Below is a listing of the year of introduction of the national laws on the protection of trademarks, patents and designs, followed by the year they joined the World Intellectual Property Organization and, lastly, the year they signed up to the Madrid Protocol for all the countries on African soil.



In the first place, we can see those various countries whose national laws accompanied human and technological evolution and chose to harmonize them in accordance with existing international and regional treaties. It can therefore be said that the countries most developed today in the African socio-economic context are those that opted to update their intellectual property laws. It is therefore not strange to see countries in North Africa, such as Algeria, Egypt, Tunisia, Libya, Liberia and Morocco, with laws more current than other countries on the African continent. On the other hand, we also see countries such as Liberia, Libya, Madagascar, Malawi, Mozambique, Namibia, Rwanda, Sao Tome and Principe, Seychelles and Sierra Leone with relatively up-to-date for the international scene, which is, of course, to be praised. On the other side of the coin, we find countries that curiously are great economic powers on the Continent, but which have extremely backward laws, and this has had repercussions on the absence of effective legal mechanisms for combatting infringements of intellectual property rights. Examples of such countries are Angola, the Congo and Nigeria.


"(...) this effort by countries to integrate these regional organizations, thus harmonizing their intellectual property laws, allows for greater effectiveness of the intellectual property rights and also contributes to the legal security thereof."


Secondly, it seems important to praise the efforts made by some African countries in creating and signing up to regional agreements relative to intellectual property protection. Thus we have the African Intellectual Property Organization (Organisation Africaine de la Propriété Intellectuelle), created through the Bangui Agreement, signed in 1977, in the capital of the Central African Republic, from where it gets its name. This organization, which currently has 17 member states, all mostly French-speaking, provides a centralized registry at the organization which automatically extends to all member states, namely Benin, Burkina Faso, Cameroon, the Central African Republic, Chad, the Congo, Ivory Coast, Equatorial Guinea, Gabon, Guinea, Guinea-Bissau, Mali, Mauritania, Niger, Senegal, Togo and the Comoro Islands. Moreover, it is possible to find ARIPO (The African Regional Intellectual Property Organization), created through the Lusaka Agreement, signed in the year 1976, which enabled the creation of a regional African organization for the protection of intellectual property, providing a centralized body for registering IP rights, not unlike the International Registry of Madrid, that is, through the designation of states.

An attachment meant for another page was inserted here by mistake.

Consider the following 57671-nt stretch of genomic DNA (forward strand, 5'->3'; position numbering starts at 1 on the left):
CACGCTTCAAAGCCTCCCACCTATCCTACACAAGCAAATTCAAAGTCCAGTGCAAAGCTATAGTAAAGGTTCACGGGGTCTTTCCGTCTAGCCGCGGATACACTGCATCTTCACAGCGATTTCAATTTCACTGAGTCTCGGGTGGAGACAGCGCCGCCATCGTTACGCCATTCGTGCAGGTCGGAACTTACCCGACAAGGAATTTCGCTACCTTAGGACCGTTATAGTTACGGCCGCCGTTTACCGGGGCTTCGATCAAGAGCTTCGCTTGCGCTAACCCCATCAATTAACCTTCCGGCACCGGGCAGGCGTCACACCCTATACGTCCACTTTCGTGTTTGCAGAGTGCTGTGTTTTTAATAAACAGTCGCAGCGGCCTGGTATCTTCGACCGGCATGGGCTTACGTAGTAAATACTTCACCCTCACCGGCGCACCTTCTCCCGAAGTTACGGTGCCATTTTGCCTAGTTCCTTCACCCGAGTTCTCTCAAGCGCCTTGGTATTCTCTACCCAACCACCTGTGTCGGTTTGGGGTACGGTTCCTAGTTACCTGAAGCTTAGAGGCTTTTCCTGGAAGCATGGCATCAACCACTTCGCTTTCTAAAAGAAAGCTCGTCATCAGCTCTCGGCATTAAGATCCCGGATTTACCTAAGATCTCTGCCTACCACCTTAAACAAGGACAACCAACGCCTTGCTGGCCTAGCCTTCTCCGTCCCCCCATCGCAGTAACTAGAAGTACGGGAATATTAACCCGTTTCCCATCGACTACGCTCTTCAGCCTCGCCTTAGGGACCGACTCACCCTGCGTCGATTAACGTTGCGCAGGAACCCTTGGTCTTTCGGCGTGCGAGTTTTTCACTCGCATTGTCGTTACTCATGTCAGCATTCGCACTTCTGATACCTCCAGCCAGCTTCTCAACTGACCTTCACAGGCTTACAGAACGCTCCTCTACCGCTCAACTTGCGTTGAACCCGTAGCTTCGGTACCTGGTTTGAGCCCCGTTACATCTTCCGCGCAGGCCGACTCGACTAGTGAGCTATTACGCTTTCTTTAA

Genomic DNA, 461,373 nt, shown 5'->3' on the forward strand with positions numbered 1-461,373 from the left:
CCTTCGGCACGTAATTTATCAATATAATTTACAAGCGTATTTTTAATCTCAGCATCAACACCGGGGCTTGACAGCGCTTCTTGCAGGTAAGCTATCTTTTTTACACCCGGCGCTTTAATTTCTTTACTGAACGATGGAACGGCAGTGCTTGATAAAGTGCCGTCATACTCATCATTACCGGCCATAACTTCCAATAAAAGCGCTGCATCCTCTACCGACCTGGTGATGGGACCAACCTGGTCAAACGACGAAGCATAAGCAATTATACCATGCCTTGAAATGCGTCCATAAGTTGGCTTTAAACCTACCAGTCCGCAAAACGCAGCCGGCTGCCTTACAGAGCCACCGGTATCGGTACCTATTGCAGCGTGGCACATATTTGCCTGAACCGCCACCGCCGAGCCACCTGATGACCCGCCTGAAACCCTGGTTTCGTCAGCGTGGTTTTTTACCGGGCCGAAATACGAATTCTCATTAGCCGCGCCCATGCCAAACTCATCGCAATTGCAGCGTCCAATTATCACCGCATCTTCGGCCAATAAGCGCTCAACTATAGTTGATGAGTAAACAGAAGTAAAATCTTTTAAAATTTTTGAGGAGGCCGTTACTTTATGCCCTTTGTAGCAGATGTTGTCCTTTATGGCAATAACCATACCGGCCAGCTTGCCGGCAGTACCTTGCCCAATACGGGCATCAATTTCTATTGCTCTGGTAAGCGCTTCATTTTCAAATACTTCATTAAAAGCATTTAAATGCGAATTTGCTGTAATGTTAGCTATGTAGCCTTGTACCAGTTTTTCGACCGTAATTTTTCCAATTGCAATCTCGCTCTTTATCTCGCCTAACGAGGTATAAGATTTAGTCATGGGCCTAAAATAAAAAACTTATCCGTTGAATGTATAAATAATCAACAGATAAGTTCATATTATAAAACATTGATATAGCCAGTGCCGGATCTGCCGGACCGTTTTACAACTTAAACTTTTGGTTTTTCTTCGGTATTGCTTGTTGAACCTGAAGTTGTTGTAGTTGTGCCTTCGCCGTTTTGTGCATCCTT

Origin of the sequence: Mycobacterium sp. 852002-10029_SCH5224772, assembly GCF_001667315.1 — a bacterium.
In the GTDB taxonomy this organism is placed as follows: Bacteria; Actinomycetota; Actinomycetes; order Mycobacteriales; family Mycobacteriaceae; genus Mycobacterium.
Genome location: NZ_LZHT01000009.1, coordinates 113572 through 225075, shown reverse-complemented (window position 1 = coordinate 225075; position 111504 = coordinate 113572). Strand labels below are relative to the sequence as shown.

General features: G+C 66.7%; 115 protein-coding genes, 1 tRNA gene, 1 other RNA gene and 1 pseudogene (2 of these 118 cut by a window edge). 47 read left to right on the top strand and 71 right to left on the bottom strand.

ARIPO has various different agreements for each of the rights, the Banjul agreement being related to the protection of trademarks comprised of the following members: Botswana, Lesotho, Liberia, Malawi, Mozambique, Namibia, Sao Tome and Principe, Swaziland (e-Swatini), Tanzania, Uganda and Zimbabwe. In contrast, the Harare Agreement refers to the protection of patents and comprises the following member states: Botswana, Gambia, Ghana, Kenya, Lesotho, Liberia, Malawi, Mozambique, Namibia, Rwanda, Sao Tome and Principe, Sierra Leone, Sudan, Swaziland, Tanzania, Uganda, Zambia and Zimbabwe. Naturally, this effort by countries to integrate these regional organizations, thus harmonizing their intellectual property laws, allows for greater effectiveness of the intellectual property rights and also contributes to the legal security thereof.

Thirdly, a final remark on African countries joining the Madrid system. As known, the Madrid system refers to an international trademark registry mechanism, administered by the World Intellectual Property Organization (WIPO). This system provides for the centralization of applications before WIPO, followed by a process of grant and registration by each one of the designated countries. In this regard, just as in most countries of the world, it is also possible to find several African countries that are part of the Madrid system (either the Agreement or the Madrid Protocol). It can be seen a large proportion of African countries that are part of the Madrid system are those which curiously have opted to update their laws protecting intellectual property over the years. In contrast, it is possible to find countries that occupy top places as veritable African economic powers which do not update their intellectual property laws, or sign up to major international agreements, as is the case of the Madrid system. Unfortunately, as mentioned previously, an outdated system for protecting intellectual property only allows the system to find flaws and is vulnerable to infringement by offenders who find the loopholes needed in the system to profit from it.